Re: OT: English and front rounded vowels
|From:||ROGER MILLS <rfmilly@...>|
|Date:||Monday, December 10, 2007, 18:05|
Mark J. Reed wrote:
>On Dec 10, 2007 9:07 AM, caeruleancentaur
> > There is also an expression used by New Englanders, mainly by Vermonters
> > believe. I have no idea how it is spelled but it sounds something like
> > /e'@/.
>Usually grouped with "Ayup."
That was pretty much how we outlanders characterised local New Hampshire
speech, and IIRC it's the feature par excellence of Maine echt down-easter
dialect. One of my school-mates was Marshall Dodge, who had a bit of a
career as a comedian/monologist sending up his native Maine and its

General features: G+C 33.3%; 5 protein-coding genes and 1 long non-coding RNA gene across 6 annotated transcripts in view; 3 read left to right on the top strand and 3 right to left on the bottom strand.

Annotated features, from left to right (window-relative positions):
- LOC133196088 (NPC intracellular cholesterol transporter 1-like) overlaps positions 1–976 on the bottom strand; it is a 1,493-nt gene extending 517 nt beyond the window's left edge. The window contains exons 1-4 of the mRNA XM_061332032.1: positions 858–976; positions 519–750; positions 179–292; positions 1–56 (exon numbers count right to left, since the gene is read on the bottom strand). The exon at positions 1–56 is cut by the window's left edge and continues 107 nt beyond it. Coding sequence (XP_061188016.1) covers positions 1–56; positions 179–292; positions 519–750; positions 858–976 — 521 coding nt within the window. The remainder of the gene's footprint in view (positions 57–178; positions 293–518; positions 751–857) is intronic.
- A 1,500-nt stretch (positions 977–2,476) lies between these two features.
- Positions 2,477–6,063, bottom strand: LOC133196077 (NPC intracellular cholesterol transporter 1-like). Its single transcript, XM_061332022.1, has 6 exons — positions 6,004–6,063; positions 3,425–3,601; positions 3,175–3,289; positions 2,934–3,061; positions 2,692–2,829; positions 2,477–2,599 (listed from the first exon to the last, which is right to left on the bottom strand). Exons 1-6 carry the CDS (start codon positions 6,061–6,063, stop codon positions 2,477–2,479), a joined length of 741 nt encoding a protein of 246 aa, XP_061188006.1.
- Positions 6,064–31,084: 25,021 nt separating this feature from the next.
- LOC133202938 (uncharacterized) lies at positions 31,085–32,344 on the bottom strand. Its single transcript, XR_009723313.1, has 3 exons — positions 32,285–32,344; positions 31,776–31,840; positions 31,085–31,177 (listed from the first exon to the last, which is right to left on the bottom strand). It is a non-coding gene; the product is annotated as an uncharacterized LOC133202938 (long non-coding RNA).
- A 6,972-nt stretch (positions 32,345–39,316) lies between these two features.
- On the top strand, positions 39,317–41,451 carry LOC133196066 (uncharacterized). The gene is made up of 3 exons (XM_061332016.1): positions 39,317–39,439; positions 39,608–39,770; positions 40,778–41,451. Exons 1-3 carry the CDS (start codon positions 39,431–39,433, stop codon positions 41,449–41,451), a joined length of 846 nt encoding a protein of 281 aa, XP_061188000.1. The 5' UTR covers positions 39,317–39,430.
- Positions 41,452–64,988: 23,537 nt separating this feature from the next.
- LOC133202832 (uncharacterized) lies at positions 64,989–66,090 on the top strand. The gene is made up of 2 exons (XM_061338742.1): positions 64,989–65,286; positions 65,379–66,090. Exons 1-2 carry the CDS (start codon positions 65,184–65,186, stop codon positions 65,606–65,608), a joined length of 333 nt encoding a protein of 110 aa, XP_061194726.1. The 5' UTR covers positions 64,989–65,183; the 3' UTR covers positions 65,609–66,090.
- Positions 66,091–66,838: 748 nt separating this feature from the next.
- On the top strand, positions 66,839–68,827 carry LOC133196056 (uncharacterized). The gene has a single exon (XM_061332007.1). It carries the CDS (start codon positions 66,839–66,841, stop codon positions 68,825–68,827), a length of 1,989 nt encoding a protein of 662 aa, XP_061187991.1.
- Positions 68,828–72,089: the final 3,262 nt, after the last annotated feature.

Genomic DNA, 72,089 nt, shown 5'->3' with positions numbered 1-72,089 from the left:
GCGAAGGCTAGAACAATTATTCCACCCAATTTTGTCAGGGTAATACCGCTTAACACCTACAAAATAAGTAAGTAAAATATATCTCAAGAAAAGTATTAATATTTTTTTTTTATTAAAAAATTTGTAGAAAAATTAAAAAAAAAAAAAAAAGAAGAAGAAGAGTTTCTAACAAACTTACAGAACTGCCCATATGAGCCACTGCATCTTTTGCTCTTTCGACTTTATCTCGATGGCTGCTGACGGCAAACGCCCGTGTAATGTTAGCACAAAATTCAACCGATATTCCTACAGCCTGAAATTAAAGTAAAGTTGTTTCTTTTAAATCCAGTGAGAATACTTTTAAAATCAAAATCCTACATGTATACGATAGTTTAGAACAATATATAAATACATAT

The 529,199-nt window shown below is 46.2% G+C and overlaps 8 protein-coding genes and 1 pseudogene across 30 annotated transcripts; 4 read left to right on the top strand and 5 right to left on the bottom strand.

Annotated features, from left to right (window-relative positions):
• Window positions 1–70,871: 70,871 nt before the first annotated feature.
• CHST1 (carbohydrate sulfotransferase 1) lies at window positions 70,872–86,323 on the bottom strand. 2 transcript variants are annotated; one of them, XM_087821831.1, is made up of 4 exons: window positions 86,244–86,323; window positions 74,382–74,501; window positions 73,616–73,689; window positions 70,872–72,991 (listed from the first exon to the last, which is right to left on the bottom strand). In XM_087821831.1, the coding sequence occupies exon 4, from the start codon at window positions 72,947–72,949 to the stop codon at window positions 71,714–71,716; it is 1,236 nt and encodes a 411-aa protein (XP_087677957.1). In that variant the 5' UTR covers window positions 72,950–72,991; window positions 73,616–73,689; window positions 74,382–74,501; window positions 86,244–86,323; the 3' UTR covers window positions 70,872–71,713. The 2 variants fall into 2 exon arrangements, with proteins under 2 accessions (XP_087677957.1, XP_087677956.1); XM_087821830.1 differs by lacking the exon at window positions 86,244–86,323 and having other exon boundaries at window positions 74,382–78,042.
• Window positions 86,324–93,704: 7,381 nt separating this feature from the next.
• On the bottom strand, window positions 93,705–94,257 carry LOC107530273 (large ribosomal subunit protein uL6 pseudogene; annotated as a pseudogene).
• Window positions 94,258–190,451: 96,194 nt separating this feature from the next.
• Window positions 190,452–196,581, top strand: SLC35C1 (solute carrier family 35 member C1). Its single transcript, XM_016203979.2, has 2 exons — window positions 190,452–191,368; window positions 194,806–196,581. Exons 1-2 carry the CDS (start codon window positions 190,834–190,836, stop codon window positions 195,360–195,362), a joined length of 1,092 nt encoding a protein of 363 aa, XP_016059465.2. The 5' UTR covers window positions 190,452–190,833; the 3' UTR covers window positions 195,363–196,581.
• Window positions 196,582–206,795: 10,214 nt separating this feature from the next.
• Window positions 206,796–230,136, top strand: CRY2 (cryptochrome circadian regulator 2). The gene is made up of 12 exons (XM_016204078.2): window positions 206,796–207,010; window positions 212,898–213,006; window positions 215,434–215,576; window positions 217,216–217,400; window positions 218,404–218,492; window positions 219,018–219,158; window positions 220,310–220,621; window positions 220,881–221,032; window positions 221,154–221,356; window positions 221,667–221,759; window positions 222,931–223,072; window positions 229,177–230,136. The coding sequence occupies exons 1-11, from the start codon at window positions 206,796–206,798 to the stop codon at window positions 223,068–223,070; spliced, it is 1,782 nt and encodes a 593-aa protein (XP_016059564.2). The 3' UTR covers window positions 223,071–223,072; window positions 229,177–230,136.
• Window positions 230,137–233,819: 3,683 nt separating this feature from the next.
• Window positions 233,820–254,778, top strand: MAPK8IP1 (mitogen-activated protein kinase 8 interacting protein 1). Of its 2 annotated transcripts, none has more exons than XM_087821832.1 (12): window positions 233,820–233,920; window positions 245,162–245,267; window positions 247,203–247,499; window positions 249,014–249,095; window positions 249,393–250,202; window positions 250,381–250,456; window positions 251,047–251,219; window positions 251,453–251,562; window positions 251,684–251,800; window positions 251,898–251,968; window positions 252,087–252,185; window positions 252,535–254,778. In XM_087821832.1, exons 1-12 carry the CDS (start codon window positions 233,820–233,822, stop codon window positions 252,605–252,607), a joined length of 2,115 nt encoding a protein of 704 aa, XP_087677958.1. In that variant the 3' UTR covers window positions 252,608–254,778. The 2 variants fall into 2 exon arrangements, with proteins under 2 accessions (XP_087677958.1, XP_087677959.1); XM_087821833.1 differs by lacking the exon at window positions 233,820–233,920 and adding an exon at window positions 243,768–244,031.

>"Yeah" is indeed /j&:/ for most of us over here, but some do pronounce it
>/jE/ (sometimes with a corresponding respelling to "yeh"). Typically this
>is a shortened version, spoken quickly. Final /E/ is quite rare (though
>unheard of) among us rhotic types, which is no doubt the reason that the
>vowel in "yeah" changed for us.
>In South Dakota, everyone used [jA] "yah"? a lot, to the dismay of our
teachers. Hold-over no doubt from the plentiful German/Scandanavian
heritage. (I think my sister and I still use it, probably picked it up from
peers-- still, one gd.father was Swiss-German, but I don't recall my mother
~aunts using it, though they probably did.)